Picture
Click on the poster for the official Trailer.
"If a fire causes a stampede to the unmarked exits, it'll have been well worth it for those who survive."

Steve Jobs (Michael Fassbender)
Picture
Can a great man be a good man? The quote above - just one of a litany of zingers from master wordsmith Aaron Sorkin - should give you a clear indication of the kind of guy Steve Jobs is purported to be. And there is an abundance of evidence to support the notion that Jobs was a deeply cold and unsympathetic man in real life. Yet thanks to Sorkin, director Danny Boyle and a performance from a note-perfect ensemble cast, further shades of depth and colour to this most complex of individuals are brushed in with skill and precision - leaving the audience with an early frontrunner for the awards season fast approaching.

Picture
Structured as a three-act play, Steve Jobs finds the eponymous co-founder of Apple at three key product launches in his history - the Macintosh in 1984, the doomed NeXT cube in '88 and the game-changing iMac of 1998. Boyle's master of his craft manages to elevate what could have been little more than a stagey scenario of people talking in and around, well, stages, into a slick and emotion-fueled gaze into human relationships - or the lack of them. Fused with Sorkin's dialogue (surely a genre all of its own), Boyle's style is dynamic but unoppressive, allowing both the cast and the emotions to soar. It would also be very difficult to pick a more worthwhile cast than the likes of Kate Winslett, Seth Rogan, Michael Stuhlbarg and Jeff Daniels - all operating at the peak of their abilities. But the main acting plaudits must surely land at the feet of Michael Fassbender - easily one of the most exciting actors to grace the silver screen. A perfect example of the Oliver Stone School of Casting (Nixon showed us you don't need to be a Doppelganger, just convey the character correctly), Fassbender never misses a step in penetrating just deep enough into Jobs' soul without losing the cold, calculating persona that seemed to imprint on all around him. If there were any minor flaws, at a push there is a slight "reverting-to-form" from Sorkin with the father-daughter dynamic - clearly designed to help the audience connect to the legend. It was a trick that was used before in Sorkin's The Social Network - another distant and manipulative tech legend biopic. But it would be a gross injustice to dwell on this detail, as Steve Jobs is a masterly crafted work that showcases the profound abilities of everyone involved.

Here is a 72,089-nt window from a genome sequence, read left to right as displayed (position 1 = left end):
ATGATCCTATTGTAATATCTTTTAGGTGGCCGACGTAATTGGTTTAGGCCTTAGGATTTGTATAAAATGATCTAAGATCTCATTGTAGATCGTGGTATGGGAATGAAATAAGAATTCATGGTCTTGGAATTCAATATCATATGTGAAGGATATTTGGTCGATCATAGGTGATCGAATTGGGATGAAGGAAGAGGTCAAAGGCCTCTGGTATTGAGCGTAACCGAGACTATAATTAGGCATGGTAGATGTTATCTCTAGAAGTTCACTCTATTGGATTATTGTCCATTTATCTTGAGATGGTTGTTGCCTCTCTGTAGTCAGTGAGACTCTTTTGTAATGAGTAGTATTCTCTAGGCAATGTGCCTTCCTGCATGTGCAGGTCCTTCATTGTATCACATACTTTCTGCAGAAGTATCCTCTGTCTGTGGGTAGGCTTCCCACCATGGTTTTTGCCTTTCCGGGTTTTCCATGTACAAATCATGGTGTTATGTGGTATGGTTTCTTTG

Whether Jobs himself would agree, well... That's another argument.

 
 
Picture
Click on the poster for the official trailer
"It's all a matter of perspective..."

James Bond (Daniel Craig)
Picture
Finally... All the pieces are back in place. Thanks to the end of a looooooooong period of legal wrangles and litigations, EON Productions have the rights back for perhaps James Bond's most nefarious group of nemeses. Sam Mendes' second stint in the Bond director hotseat brings Bond round back to the formula that was established in the Connery era, expanded into self-parody during the time of Moore, largely forgotten by the days of Dalton and struggling to find a footing during the Brosnan revival. Thanks to a slick re-interpretation of the Britsh spy's legacy and a drip-drip approach when filtering in the famous ingredients, Craig's Bond has now come full circle into the canon. And while this adherence to the old formula has taken the edge of Craig's unpredictability in the role, this is still a thrilling and enjoyable trip to the flix.

Picture
The film picks up after Skyfall with Bond on a personal vendetta during the Day of the Dead festivities in Mexico City. The opening action set piece sets the tone well, with Bond fighting in and around an out-of-control helicopter (reminding one of the last time Bond was seen grappling with a SPECTRE head honcho in For Your Eyes Only) over the heads of thousands of spectators. Further digging into his past reveals a connection that will lead him to the organization that (we are told to keep continuity) has been behind all the crimes 007 has faced to this point. Mendes and the scriptwriters are clear in their intent in bringing in the moments that Bond fans have enjoyed ever since Sean Connery uttered the immortal introduction at the baccarat table in Dr. No. The film makers spin these familiar moments into something fresh and dynamic - the classic SPECTRE meeting (and the fact that just turning up can mean a painful death) is perhaps the most successful scene in the movie. The villainous torture scene, the classic fight with a henchman (Dave Bautista's Mr. Hynx, sadly used sporadically), gadget-laden car chase - all these moments are whipped into the mix to create the most old-fashioned film thus far in the Craig era. The only side effect to this is that the sense of surprise and tension is weakened by the use of the familiar. The women are given short thrift too (Monica Belucci is dropped into a couple of scenes merely to bed Bond and give him the info required to move to the next glamourous location) and a weasel-like government agent intent on bringing Orwell's 1984 to life feels a little like an afterthought (casting Andrew Scott - a man most familiar to audiences as Moriarty in Sherlock - may aid the loss of any suspense with his character). Yet once again, Craig shows just how astute the producers were when they cast him as Britain's last line of defence. And the film is almost stolen from under him by Christophe Waltz's nefarious overlord, managing to keep inevitability at bay (particularly when it comes to his infamous identity).  Mix in the dream team of Fiennes, Whishaw and Harris as the MI6 stalwarts in London and you have another exciting adventure in SPECTRE.

Oh, and Sam Smith's ballad is one of the strongest Bond songs in years... I don't care what anyone else says!